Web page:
Chicago Cubs fans, who have put up with a lot in the team's long history, certainly didn't need this. Neither did baseball, which once again is in the doldrums.
When home-run marvel Sammy Sosa's bat broke Tuesday night on an infield hit, something didn't look right. Umpire Tim McClelland, who has a bizarre history of involvement in bad-bat incidents, picked it up and found it stuffed with cork - a serious rules infraction.
Conventional wisdom says hitters can swing a corked bat faster because it weighs less, supposedly giving an edge in hitting home runs. But at least one Yale physics professor has told the Chicago Tribune in the past that a lighter bat actually lessens the distance the ball flies.
Mr. Sosa is either the victim of his own innocent mistake - he says he accidentally grabbed a bat he uses for practice - or he's yet another in a long line of cheaters who have tarnished their own reputations along with that of their sport. Even if Sosa's other bats - confiscated by baseball officials - are found legitimate, what had been merely unproven rumors about cheating will now dog his career. Just having the bat was poor judgment on Sosa's part. Observers expect him to receive a 7-to-10 game suspension.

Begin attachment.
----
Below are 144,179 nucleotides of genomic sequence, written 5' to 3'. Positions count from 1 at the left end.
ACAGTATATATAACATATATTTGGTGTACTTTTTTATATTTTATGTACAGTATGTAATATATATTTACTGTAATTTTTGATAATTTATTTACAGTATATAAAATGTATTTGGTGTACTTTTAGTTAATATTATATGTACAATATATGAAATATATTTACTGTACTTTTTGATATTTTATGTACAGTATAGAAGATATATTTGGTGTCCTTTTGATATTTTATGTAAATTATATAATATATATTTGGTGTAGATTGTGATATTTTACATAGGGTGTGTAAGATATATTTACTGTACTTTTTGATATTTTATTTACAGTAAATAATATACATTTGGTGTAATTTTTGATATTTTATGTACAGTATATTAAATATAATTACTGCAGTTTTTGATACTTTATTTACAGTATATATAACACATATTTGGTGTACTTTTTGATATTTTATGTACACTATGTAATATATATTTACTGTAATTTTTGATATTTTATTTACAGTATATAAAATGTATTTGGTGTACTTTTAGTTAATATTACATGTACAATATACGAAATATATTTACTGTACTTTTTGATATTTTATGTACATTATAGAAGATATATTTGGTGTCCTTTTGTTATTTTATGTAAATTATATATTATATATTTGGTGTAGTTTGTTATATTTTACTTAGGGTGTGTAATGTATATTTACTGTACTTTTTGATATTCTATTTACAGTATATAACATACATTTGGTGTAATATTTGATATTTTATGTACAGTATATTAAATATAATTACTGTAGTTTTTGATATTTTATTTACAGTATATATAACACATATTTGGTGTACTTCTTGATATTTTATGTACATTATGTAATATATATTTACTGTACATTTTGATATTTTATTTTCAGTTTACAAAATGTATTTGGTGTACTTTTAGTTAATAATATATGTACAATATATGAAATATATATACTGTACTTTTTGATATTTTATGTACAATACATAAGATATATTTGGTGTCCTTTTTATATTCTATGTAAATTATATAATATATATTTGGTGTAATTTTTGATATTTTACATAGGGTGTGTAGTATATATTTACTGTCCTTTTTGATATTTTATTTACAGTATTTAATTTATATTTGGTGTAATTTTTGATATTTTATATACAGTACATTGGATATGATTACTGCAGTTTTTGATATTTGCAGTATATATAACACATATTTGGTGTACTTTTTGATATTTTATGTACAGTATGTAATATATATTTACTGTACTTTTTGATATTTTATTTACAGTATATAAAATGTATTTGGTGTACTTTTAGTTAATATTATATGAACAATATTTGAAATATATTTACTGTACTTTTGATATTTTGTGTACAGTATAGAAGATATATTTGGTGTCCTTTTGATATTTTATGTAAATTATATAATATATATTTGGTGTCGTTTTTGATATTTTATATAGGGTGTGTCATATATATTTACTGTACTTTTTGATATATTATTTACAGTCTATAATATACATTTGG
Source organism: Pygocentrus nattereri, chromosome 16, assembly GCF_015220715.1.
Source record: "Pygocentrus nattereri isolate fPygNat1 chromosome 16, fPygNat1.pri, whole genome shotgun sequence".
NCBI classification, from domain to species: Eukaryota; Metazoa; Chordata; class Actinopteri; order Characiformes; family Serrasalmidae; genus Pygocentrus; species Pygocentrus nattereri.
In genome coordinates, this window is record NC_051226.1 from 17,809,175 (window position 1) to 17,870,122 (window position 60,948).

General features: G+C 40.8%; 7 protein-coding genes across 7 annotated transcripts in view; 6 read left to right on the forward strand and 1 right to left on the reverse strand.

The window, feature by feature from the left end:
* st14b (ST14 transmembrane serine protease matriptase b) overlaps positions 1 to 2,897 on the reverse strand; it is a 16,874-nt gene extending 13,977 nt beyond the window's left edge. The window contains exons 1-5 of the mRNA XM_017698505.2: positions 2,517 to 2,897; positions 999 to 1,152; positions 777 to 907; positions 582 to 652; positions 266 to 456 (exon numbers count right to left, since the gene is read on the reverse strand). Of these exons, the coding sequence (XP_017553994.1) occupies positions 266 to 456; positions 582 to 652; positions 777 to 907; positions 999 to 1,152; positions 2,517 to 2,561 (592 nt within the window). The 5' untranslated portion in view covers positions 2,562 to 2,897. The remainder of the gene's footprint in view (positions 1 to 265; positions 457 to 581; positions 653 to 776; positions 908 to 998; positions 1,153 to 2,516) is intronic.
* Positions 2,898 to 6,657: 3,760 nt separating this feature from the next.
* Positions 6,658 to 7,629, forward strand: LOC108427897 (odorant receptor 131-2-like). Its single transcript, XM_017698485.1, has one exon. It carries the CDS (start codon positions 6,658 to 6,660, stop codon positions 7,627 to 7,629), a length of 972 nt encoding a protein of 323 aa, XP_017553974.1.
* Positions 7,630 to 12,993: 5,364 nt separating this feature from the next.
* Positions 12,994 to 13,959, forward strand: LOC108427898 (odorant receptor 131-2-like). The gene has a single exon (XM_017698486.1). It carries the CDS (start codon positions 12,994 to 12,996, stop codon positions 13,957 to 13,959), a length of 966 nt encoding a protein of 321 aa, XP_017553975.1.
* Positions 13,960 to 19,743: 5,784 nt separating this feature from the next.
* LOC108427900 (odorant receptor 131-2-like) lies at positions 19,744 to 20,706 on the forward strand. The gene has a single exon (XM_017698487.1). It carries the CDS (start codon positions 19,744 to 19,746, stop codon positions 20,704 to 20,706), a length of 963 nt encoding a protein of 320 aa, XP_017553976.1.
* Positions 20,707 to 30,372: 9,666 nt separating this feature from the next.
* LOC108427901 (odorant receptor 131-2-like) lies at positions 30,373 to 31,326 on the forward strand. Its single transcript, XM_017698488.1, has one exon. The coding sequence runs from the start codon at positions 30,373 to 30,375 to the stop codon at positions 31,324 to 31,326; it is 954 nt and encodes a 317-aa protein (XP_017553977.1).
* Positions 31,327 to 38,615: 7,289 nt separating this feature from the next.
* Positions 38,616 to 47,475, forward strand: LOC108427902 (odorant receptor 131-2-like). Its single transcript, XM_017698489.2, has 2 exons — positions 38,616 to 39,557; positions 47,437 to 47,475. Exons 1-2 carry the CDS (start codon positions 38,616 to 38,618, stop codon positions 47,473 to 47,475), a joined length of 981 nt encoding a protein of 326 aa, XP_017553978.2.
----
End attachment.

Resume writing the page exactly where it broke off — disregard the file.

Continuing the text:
Baseball has serious problems as it is. Former players claim steroid use is rampant. A Baltimore Orioles prospect died in spring training after taking a dietary supplement that most other sports ban. Many fans believe today's baseballs are "juiced" to produce more homers.
Attendance this year is down, contributing to many teams' economic woes. Major League Baseball last year had to take over control of the Montreal Expos, who this year - in one of the game's oddest gimmicks ever - are playing some "home" games in Puerto Rico, while Washington, D.C., remains without a team fans desperately want.
Baseball has recovered from worse. Field a team that wins games, and the fans will come. Oakland Athletics general manager Billy Beane is showing, by sophisticated and new use of statistics, how to do that on a small budget, although some revenue-sharing will still be needed.
But fans won't come if they think they're getting a phony product. The Sosa incident is a brushback pitch, warning baseball to clean up its act.